Cuyahoga County Goes Red, Lakewood Schools Stay Remote

This past Thursday, Cuyahoga County was placed into Public Emergency Level 3, red status in the Ohio Public Health Advisory System which is described as "Very high exposure and spread. Limit activities as much as possible."

Due to this change, Lakewood City Schools postponed the October 19th partial, in-person return to school buildings, notifying families that PreK through 12th grade students will remain in their current instructional model to start the second quarter. 

While some LCS families accepted this news with relief as it has become obvious that COVID19 cases are climbing, others were frustrated that the long-awaited plans for students to be back in the buildings, albeit in the hybrid mode, were postponed. 

At Monday’s Board of Ed meeting, the Lakewood Civic Auditorium was full of (socially distanced) attendees who were there to make their concerns known. 

The crowd was divided into three groups: those who wanted to encourage the District to open the schools, those who wanted to support the District’s decision to stay remote, and make sure they stuck to it, and the Lakewood Teacher’s Association who wanted to make sure their recently signed MOU was honored. The first group highlighted the difficulties of remote learning, the toll it has been taking on families, and the example the District is setting by “being scared” of the virus. Several people made it clear that they thought that Lakewood students were up to the challenge of staying safe in the buildings by following safety protocols that other school districts have been using. 

The second group praised the Districts decision to stick with remote learning because it guarantees the health and safety of the students, staff and families, saying that this way will lead to the desired goal for all: the day when the virus is fully under control and everyone can return to school together.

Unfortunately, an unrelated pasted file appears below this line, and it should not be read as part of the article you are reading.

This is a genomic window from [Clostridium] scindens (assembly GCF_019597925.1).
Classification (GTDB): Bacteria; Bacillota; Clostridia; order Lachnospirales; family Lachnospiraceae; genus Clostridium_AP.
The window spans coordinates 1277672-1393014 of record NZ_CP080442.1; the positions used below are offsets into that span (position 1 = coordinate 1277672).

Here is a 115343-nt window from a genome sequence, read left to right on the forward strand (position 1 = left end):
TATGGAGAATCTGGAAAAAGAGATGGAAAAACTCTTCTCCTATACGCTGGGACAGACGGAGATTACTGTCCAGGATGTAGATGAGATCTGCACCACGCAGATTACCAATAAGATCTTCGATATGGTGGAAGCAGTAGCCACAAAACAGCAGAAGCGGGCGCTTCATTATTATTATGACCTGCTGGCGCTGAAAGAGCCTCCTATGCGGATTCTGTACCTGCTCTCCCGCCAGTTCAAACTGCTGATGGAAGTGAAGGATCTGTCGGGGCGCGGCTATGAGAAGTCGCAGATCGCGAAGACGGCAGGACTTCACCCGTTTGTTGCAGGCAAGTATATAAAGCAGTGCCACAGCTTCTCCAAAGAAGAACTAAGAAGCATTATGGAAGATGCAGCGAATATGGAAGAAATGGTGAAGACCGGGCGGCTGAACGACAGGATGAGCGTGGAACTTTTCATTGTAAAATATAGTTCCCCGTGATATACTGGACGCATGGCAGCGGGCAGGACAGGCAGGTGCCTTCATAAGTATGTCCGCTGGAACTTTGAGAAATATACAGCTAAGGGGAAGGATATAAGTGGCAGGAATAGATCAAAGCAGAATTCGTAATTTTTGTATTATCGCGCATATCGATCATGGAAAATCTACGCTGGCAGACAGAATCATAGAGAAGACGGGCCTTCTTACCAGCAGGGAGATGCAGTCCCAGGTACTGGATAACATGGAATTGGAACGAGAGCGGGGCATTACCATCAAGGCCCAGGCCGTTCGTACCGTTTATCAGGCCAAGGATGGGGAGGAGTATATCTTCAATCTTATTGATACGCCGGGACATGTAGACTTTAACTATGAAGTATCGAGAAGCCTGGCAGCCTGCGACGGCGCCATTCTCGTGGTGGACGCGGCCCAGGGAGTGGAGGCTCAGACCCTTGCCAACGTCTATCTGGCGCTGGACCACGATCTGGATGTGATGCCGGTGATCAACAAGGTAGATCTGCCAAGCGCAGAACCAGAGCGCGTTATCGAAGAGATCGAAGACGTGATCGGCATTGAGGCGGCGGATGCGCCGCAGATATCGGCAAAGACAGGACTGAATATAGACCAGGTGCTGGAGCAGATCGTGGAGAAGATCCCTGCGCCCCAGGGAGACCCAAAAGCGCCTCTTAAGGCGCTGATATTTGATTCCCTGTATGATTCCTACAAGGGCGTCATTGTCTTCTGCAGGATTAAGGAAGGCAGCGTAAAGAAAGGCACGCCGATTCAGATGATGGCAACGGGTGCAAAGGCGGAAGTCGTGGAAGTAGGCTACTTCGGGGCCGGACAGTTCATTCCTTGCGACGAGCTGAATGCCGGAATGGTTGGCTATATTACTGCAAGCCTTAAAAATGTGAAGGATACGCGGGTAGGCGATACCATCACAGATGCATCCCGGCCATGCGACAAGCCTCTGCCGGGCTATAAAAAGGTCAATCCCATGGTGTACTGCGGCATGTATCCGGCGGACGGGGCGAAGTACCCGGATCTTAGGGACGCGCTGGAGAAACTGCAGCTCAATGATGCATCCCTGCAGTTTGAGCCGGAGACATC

Members of the LTA were there to make clear the commitment the teachers have to educating their students and to make sure that their own health was protected. 

One audience member addressedthe 'Return to the buildings' crowd saying that it was not the parents who would have to come in, but the teachers, and that it was “remarkably easy to volunteer someone else for danger.”

While strong opinions were expressed, everyone in attendance was respectful and were clearly concerned about the community as a whole.

Afterwards Lakewood parent, Ahmie Yeung, who attended with her husband and son had this to say: “I feel the need to publicly acknowledge the grace and compassion I saw on display with our elected school board tonight, and especially the current board president. Also deep gratitude to all the educators who showed up tonight… I am so grateful to live in a community that puts the needs of the whole over the wants of a few. I believe in our abilities as adults to find creative solutions & work-arounds to the unsatisfactory aspects of this situation if we can all keep our selfish aspects in check. Everyone in that room or watching the video or taking the time to write in absolutely wants what is best for the kids in our community. Figuring out how to best achieve that will take us working together in innovative ways. The children are watching.”

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Volume 16, Issue 21, Posted 10:20 AM, 10.22.2020